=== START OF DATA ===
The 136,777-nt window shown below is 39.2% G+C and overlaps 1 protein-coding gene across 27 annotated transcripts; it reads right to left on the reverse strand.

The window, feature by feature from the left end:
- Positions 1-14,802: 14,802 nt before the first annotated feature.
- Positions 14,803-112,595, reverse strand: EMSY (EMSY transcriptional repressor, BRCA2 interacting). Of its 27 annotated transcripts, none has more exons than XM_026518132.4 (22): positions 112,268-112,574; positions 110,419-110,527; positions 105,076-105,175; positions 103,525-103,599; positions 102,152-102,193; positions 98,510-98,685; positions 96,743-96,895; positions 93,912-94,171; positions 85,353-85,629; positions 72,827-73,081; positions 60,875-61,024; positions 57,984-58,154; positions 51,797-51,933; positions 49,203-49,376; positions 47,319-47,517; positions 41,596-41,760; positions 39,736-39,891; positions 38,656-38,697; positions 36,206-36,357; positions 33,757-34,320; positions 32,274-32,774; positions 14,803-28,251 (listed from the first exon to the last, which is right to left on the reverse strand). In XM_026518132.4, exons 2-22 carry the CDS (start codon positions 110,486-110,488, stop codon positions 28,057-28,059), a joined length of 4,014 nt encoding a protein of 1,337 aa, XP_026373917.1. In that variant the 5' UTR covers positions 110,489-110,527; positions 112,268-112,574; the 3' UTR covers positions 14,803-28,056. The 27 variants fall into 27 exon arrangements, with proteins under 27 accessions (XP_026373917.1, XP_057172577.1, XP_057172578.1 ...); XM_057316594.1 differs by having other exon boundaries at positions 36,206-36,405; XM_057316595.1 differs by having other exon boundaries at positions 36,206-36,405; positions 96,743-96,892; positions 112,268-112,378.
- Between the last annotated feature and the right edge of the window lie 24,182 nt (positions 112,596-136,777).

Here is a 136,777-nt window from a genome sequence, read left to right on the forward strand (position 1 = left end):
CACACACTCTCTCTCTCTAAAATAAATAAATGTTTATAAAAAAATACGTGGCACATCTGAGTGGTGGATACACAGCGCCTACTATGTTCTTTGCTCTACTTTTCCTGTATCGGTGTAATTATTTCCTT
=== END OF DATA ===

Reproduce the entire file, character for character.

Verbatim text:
The 136,777-nt window shown below is 39.2% G+C and overlaps 1 protein-coding gene across 27 annotated transcripts; it reads right to left on the reverse strand.

The window, feature by feature from the left end:
- Positions 1-14,802: 14,802 nt before the first annotated feature.
- Positions 14,803-112,595, reverse strand: EMSY (EMSY transcriptional repressor, BRCA2 interacting). Of its 27 annotated transcripts, none has more exons than XM_026518132.4 (22): positions 112,268-112,574; positions 110,419-110,527; positions 105,076-105,175; positions 103,525-103,599; positions 102,152-102,193; positions 98,510-98,685; positions 96,743-96,895; positions 93,912-94,171; positions 85,353-85,629; positions 72,827-73,081; positions 60,875-61,024; positions 57,984-58,154; positions 51,797-51,933; positions 49,203-49,376; positions 47,319-47,517; positions 41,596-41,760; positions 39,736-39,891; positions 38,656-38,697; positions 36,206-36,357; positions 33,757-34,320; positions 32,274-32,774; positions 14,803-28,251 (listed from the first exon to the last, which is right to left on the reverse strand). In XM_026518132.4, exons 2-22 carry the CDS (start codon positions 110,486-110,488, stop codon positions 28,057-28,059), a joined length of 4,014 nt encoding a protein of 1,337 aa, XP_026373917.1. In that variant the 5' UTR covers positions 110,489-110,527; positions 112,268-112,574; the 3' UTR covers positions 14,803-28,056. The 27 variants fall into 27 exon arrangements, with proteins under 27 accessions (XP_026373917.1, XP_057172577.1, XP_057172578.1 ...); XM_057316594.1 differs by having other exon boundaries at positions 36,206-36,405; XM_057316595.1 differs by having other exon boundaries at positions 36,206-36,405; positions 96,743-96,892; positions 112,268-112,378.
- Between the last annotated feature and the right edge of the window lie 24,182 nt (positions 112,596-136,777).

Here is a 136,777-nt window from a genome sequence, read left to right on the forward strand (position 1 = left end):
CACACACTCTCTCTCTCTAAAATAAATAAATGTTTATAAAAAAATACGTGGCACATCTGAGTGGTGGATACACAGCGCCTACTATGTTCTTTGCTCTACTTTTCCTGTATCGGTGTAATTATTTCCTT